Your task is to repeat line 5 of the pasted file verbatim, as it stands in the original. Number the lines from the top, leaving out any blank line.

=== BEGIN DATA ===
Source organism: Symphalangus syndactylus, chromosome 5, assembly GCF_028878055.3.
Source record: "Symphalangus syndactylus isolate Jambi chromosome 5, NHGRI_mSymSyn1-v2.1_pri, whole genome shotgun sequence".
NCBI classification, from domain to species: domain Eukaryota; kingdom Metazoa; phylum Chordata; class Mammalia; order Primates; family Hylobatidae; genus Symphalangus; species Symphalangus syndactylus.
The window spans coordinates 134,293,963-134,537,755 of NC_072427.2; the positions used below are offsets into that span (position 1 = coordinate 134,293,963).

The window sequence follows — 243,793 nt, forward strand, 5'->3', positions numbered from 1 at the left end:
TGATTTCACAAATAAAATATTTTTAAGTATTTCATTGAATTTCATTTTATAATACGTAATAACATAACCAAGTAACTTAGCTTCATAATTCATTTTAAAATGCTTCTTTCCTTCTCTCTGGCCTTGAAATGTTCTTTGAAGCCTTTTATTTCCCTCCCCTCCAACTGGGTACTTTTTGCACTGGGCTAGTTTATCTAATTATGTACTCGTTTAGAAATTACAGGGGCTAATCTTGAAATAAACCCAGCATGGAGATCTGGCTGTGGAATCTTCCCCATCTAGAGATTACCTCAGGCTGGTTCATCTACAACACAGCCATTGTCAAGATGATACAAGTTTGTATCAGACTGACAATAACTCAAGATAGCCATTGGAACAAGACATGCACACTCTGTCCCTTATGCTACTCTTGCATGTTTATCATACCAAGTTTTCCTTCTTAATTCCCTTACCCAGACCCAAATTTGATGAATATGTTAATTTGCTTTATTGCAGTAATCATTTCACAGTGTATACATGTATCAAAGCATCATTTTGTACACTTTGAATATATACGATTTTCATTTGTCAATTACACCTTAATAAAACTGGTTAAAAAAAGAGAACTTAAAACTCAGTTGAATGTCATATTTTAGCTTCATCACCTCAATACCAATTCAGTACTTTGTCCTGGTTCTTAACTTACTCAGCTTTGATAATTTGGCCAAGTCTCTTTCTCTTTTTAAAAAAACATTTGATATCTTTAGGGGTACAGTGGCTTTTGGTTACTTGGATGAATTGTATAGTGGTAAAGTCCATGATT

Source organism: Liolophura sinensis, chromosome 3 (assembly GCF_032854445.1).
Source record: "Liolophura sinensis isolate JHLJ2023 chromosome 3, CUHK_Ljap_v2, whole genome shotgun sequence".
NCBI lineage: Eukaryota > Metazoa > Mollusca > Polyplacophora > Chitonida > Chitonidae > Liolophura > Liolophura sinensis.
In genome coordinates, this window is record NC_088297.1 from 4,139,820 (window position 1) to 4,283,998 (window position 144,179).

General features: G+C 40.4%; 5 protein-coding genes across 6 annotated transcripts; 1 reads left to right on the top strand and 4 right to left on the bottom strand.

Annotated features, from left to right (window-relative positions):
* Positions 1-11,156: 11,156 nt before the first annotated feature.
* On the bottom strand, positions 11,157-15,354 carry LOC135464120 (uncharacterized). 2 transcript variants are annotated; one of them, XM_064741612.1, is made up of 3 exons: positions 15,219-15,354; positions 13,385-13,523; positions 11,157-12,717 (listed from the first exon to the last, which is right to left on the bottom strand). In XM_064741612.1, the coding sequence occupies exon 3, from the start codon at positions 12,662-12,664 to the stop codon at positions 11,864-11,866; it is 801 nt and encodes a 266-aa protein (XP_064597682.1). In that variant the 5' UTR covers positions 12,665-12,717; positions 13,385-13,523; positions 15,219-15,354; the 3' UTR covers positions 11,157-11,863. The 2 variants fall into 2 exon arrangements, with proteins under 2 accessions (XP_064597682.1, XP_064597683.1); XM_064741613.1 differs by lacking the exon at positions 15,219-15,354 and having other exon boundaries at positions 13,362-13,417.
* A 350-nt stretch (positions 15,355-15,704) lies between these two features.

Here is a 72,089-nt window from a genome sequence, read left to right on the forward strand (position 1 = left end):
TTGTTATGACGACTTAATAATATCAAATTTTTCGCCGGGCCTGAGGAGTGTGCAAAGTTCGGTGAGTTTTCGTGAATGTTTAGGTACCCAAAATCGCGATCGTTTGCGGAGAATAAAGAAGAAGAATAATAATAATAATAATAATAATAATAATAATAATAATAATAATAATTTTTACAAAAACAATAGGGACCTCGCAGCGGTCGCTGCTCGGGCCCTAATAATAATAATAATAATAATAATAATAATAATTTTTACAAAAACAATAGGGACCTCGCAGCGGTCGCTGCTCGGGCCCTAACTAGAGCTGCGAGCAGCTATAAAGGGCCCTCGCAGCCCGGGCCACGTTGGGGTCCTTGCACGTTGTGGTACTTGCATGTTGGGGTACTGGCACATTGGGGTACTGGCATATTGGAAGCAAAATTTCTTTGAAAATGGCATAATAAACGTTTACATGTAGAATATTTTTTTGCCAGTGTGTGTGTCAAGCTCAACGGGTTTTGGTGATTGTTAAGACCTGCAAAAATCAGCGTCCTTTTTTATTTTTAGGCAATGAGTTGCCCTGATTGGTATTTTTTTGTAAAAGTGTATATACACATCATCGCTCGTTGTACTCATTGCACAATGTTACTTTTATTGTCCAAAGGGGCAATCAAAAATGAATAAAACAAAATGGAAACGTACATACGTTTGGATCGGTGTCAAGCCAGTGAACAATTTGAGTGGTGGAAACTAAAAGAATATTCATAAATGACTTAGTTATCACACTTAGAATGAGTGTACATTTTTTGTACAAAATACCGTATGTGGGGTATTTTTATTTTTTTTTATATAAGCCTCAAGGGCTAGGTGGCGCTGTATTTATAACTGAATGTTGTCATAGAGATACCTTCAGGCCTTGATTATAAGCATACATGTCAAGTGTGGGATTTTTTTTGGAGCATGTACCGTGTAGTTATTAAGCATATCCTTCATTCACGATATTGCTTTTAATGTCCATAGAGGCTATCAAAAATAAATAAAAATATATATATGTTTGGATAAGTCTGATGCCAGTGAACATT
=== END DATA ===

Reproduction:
The window sequence follows — 243,793 nt, forward strand, 5'->3', positions numbered from 1 at the left end: